Atazanavir Use in Pregnancy: A Report of 33 Cases
Macky Natha*1, P Hay1, G Taylor2, G Brook3, L Sarner4, L Cunningham5, J Watson6, C Wood7, J Anderson8, A de Ruiter9, and Perinatal Pregnancy Group, London, UK
1St George's Hosp, London, UK; 2St Mary's Hosp, London, UK; 3Central Middlesex Hosp, London, UK; 4Barts and the London NHS Trust, UK; 5Newham Univ Hosp London, UK; 6Mayday Univ Hosp, London, UK; 7North Middlesex Univ Hosp, London, UK; 8Homerton Univ Hosp London, UK; and 9St Thomas' Hosp, London, UK
Background: Data are limited on the use of atazanavir
(ATV) in pregnancy, and there are concerns regarding the possibility of
neonatal hyperbilirubinemia. Despite this, ATV is increasingly used in
pregnancy, either when women conceive on therapy, or when it is initiated in
pregnancy due to adherence, resistance, or tolerability issues.
Methods: We reviewed case
notes of all women attending 9 HIV units in London, who were receiving ATV in pregnancy.
Data were collected on maternal CD4 count, viral load, toxicity, and plasma ATV
concentrations. Infant data included serum bilirubin, use of phototherapy, and,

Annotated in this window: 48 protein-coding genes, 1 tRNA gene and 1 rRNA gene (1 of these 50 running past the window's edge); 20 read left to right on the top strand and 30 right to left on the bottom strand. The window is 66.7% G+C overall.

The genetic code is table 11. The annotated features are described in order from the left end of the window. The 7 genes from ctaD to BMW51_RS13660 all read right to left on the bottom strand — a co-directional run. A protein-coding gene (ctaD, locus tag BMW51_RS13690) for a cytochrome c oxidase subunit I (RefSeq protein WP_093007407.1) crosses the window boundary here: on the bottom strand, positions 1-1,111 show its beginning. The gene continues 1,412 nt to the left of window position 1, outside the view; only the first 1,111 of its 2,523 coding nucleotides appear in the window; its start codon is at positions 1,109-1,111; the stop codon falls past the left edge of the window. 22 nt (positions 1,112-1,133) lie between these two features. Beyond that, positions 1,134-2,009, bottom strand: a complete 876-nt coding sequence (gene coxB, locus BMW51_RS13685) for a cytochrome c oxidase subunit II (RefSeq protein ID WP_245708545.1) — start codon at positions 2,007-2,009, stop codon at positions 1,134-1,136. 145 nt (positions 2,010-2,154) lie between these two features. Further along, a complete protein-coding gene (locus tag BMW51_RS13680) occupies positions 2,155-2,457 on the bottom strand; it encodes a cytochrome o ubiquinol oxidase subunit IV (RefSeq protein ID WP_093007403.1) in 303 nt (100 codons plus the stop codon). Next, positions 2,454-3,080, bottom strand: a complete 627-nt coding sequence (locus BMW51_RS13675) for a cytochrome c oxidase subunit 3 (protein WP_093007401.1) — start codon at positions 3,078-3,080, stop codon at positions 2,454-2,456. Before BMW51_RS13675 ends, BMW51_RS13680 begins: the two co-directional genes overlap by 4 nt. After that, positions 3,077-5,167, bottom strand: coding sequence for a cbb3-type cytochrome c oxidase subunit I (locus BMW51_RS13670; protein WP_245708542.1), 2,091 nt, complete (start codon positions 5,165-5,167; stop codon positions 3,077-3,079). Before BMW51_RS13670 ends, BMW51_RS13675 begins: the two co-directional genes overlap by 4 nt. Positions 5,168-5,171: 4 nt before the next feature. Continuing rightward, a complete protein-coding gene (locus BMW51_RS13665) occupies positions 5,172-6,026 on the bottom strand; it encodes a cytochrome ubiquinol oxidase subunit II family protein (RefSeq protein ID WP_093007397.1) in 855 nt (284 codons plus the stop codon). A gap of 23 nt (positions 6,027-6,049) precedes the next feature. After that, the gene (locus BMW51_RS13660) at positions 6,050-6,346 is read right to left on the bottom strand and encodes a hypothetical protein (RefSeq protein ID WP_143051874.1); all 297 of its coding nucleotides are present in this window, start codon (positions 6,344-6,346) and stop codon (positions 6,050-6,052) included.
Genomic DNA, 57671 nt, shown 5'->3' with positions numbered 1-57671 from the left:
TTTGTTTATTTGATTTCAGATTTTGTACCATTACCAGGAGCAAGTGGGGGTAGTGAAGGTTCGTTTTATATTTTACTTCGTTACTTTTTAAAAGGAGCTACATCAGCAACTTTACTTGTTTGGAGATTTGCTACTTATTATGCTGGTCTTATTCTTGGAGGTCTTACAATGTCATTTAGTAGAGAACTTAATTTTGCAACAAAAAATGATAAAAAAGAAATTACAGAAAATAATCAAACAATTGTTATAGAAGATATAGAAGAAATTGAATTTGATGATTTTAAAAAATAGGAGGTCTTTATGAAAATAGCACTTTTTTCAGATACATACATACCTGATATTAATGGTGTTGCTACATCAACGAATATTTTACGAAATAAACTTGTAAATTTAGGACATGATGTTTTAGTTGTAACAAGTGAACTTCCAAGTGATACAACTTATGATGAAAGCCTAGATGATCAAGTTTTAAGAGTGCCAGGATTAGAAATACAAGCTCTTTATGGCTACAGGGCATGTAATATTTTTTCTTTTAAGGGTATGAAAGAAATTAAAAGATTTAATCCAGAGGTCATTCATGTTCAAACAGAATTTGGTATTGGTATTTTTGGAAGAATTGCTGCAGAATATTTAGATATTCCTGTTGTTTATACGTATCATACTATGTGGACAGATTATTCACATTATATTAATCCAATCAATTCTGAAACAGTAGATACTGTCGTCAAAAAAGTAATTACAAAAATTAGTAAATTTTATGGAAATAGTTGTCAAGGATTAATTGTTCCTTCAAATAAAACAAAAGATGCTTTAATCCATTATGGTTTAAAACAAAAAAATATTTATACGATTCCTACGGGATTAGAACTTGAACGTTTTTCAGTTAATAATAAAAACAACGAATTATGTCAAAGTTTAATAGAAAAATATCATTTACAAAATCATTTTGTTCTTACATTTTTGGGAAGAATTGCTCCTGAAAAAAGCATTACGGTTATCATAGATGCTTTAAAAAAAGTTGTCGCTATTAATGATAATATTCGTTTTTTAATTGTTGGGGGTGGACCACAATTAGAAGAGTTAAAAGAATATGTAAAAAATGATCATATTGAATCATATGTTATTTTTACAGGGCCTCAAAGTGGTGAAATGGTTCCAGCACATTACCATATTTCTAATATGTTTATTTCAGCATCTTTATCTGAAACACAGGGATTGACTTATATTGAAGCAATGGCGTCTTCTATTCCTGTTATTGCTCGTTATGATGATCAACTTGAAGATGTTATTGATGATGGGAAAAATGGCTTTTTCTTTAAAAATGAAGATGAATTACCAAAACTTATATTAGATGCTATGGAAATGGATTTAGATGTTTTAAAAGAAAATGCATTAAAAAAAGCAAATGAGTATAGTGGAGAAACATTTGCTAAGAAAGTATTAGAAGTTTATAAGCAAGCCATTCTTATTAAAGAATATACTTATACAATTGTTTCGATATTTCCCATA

where available, HIV status at 3 months.
Results: We identified 31
women with a total of 33 pregnancies: 20
women had conceived when on ATV. At first antenatal visit, 16 had an
undetectable viral load and 4 had viral loads of 98, 111, 673, and 60,300 copies/mL,
respectively; their median CD4 count was 270 (range 63 to 930) x 109/L;
13 women initiated ATV at a median of 22 weeks (range 5 to 33) gestation. They had
a median viral load of 255 copies/mL (range 50 to 101,454) and a median CD4
count of 130 (range 61 to 660) x 109/L at baseline. One mother was
co-infected with hepatitis B virus (HBV); none with hepatitis C virus (HCV). Pre-treatment
serum bilirubin and alanine aminotransferase (ALT) were within normal limits. At
delivery, median viral load and CD4 counts were <50 copies/mL (range 50 to 28,189
copies/mL) and 260 (range 67 to 910) x 109/L, respectively. Median
maternal bilirubin level was 30 (range 4 to 76) µmol/l [1.8 (range 0.2-4.4)
mg/dL] and 23/25 mothers had a raised bilirubin (>17µM/L [>1 mg/dL]). For
15 mothers, we measured ATV concentrations, performed at a median of 30 weeks’
gestation; 14 were taken in the third trimester. Mean trough ATV concentration was
421 mg/L and all but 1 were above the recommended therapeutic concentration of 100
mg/L. Of the total, 26 infants were born at a median of 38 weeks gestation (17 planned
cesarian sections, 7 emergency cesarian sections, 2 planned spontaneous vaginal
delivery). Mean birth weight was 2894 g and median infant bilirubin levels were
71 µM/L (range 10 to 191) (4.2 mg/dL, range 0.6 to 11.2). No infants required
phototherapy and no birth defects were detected.
All infants are
thus far HIV uninfected. There were 2 miscarriages, at 12 and 16 weeks,
respectively, 5 women were still pregnant.
Conclusions: To our
knowledge, this is the largest reported case series of the use of ATV in
pregnancy. Maternal plasma levels, where measured, were adequate. No early
infant morbidity as a result of in utero
exposure to ATV was demonstrated.